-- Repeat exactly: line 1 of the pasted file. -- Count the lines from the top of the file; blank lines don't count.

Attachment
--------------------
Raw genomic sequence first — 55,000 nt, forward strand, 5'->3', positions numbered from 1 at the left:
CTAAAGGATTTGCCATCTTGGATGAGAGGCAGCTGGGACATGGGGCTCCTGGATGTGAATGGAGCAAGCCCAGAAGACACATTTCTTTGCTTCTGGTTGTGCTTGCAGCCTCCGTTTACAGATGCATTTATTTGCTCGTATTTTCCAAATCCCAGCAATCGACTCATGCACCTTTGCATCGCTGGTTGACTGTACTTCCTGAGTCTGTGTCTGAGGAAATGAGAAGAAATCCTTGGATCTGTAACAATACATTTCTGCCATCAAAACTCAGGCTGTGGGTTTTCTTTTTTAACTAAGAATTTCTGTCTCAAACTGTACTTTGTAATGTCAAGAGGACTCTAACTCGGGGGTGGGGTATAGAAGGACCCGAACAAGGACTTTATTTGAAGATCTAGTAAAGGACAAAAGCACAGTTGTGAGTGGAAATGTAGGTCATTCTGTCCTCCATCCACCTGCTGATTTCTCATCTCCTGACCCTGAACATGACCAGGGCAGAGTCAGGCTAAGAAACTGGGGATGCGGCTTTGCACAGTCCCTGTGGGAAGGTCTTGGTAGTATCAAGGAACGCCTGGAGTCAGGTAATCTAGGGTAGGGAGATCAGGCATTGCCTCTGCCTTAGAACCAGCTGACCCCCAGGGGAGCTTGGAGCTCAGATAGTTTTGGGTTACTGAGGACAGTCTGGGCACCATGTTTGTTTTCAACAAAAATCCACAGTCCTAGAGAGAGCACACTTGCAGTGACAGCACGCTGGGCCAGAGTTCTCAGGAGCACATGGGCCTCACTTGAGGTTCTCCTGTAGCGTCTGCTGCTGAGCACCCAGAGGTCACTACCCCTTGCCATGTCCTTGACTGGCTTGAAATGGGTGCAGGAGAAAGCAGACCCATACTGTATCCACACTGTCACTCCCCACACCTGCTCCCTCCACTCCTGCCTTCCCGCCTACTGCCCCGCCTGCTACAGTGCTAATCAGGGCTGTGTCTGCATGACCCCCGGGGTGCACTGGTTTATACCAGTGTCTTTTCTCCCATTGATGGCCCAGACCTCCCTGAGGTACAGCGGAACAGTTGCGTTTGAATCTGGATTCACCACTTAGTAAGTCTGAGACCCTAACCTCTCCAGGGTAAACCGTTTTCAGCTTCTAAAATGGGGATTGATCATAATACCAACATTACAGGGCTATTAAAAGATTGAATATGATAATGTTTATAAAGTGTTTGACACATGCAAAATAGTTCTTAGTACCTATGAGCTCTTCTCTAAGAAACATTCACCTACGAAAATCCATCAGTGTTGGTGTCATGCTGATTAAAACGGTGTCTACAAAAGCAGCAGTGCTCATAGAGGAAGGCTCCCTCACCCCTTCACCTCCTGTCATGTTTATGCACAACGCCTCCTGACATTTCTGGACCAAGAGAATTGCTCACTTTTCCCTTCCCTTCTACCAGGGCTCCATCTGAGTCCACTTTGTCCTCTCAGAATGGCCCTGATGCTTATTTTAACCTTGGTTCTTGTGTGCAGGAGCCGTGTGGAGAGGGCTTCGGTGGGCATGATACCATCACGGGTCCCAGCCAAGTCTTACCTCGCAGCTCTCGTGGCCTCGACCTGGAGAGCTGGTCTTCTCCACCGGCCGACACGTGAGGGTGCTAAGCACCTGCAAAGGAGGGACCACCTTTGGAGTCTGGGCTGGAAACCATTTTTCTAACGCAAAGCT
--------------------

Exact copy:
Raw genomic sequence first — 55,000 nt, forward strand, 5'->3', positions numbered from 1 at the left: